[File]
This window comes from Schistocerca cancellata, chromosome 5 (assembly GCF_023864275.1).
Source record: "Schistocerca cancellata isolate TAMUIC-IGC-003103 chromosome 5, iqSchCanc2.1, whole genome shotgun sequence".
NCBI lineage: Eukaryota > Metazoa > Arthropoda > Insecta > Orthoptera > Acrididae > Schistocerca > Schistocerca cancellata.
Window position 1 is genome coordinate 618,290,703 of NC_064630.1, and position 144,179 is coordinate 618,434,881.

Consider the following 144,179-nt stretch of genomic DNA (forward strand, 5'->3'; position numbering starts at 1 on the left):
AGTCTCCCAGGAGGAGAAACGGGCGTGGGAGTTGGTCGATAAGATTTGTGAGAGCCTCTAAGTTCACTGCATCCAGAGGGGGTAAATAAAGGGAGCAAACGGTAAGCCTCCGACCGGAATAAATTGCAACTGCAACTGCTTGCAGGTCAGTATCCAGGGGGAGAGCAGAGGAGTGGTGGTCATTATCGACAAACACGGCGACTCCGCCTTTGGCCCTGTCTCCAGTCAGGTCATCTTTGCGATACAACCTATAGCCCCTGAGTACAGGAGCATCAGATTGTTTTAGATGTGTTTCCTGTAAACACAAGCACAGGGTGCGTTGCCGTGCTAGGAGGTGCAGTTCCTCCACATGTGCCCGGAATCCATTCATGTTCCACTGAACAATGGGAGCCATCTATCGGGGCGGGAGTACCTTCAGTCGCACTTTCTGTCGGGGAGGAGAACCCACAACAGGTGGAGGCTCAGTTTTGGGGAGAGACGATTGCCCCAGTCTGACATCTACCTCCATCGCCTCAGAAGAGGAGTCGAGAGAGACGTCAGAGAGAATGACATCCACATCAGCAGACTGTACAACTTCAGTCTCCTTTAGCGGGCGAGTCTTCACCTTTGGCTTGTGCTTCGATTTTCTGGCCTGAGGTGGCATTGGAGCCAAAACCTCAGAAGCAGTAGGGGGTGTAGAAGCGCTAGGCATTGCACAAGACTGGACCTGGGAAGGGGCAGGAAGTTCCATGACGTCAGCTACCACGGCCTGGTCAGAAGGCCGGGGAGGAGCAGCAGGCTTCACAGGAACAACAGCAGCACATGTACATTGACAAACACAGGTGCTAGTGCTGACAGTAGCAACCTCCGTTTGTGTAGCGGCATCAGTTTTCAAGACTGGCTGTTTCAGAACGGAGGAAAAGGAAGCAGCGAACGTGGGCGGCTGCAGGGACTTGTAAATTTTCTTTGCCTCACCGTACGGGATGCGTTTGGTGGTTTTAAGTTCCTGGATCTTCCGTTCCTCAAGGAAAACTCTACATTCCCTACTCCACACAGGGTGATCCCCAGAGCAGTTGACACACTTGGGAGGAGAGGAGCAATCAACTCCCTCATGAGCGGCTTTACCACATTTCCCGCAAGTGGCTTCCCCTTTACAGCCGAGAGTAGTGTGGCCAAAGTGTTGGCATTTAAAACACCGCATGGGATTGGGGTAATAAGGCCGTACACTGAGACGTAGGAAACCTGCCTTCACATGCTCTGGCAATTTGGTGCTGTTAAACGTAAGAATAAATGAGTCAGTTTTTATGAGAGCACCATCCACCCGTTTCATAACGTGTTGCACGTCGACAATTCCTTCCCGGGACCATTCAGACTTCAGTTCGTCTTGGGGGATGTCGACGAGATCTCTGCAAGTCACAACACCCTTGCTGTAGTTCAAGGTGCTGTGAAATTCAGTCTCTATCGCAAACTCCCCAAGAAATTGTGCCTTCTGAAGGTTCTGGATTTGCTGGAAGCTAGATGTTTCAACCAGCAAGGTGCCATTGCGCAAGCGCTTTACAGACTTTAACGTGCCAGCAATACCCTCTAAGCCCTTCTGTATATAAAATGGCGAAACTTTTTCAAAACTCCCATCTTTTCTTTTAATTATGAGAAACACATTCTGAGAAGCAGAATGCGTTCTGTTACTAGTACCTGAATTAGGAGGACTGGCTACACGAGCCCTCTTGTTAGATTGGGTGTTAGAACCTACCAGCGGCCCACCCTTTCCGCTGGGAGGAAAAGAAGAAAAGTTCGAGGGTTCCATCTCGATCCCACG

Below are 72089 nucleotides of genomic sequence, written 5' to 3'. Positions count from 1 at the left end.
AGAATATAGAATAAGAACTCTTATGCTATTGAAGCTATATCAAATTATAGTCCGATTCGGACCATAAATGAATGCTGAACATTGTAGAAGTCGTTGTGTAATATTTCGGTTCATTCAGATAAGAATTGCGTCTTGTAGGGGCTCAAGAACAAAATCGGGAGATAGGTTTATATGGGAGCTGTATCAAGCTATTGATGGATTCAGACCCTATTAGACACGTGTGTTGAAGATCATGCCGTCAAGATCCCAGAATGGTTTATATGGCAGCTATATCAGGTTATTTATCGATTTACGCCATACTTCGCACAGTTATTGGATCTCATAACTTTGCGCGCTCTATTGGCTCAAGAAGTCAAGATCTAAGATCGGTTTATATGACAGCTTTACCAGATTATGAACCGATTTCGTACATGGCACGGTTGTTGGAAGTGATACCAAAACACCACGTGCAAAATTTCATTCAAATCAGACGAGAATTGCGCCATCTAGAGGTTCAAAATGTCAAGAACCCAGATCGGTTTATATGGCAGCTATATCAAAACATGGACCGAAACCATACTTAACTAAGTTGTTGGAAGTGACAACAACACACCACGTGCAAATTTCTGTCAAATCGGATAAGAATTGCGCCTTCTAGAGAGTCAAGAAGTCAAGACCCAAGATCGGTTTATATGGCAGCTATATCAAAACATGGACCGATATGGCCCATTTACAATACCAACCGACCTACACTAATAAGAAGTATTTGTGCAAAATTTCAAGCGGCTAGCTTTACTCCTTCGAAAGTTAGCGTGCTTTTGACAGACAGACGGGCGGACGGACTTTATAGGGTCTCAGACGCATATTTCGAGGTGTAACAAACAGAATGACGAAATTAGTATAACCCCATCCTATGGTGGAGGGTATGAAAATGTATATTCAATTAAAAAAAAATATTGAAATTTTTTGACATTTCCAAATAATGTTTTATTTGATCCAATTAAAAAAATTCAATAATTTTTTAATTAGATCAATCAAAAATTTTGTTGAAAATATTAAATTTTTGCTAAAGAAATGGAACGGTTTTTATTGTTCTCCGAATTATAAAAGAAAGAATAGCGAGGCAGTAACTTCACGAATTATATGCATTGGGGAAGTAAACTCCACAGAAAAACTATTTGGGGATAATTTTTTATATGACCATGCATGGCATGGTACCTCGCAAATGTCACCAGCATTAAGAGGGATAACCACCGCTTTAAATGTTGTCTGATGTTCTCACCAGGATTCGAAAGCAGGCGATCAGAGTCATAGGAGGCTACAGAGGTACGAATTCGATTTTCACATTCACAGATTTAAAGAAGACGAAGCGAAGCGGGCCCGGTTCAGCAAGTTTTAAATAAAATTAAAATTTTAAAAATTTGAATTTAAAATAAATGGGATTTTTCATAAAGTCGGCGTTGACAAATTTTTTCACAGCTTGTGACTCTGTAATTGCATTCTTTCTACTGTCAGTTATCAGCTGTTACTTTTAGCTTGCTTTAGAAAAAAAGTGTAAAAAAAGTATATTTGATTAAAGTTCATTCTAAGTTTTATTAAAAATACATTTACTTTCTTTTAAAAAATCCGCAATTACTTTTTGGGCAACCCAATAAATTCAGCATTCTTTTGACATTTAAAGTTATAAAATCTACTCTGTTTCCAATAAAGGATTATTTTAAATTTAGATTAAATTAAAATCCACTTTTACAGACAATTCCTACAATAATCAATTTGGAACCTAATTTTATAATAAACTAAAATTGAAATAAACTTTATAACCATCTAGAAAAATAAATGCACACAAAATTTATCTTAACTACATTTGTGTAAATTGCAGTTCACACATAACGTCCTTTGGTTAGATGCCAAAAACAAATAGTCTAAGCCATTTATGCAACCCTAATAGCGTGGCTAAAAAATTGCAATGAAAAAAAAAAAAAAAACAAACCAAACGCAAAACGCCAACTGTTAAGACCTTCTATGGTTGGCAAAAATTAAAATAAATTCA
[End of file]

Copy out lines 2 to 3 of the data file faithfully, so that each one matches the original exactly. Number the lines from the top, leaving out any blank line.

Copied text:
Source record: "Schistocerca cancellata isolate TAMUIC-IGC-003103 chromosome 5, iqSchCanc2.1, whole genome shotgun sequence".
NCBI lineage: Eukaryota > Metazoa > Arthropoda > Insecta > Orthoptera > Acrididae > Schistocerca > Schistocerca cancellata.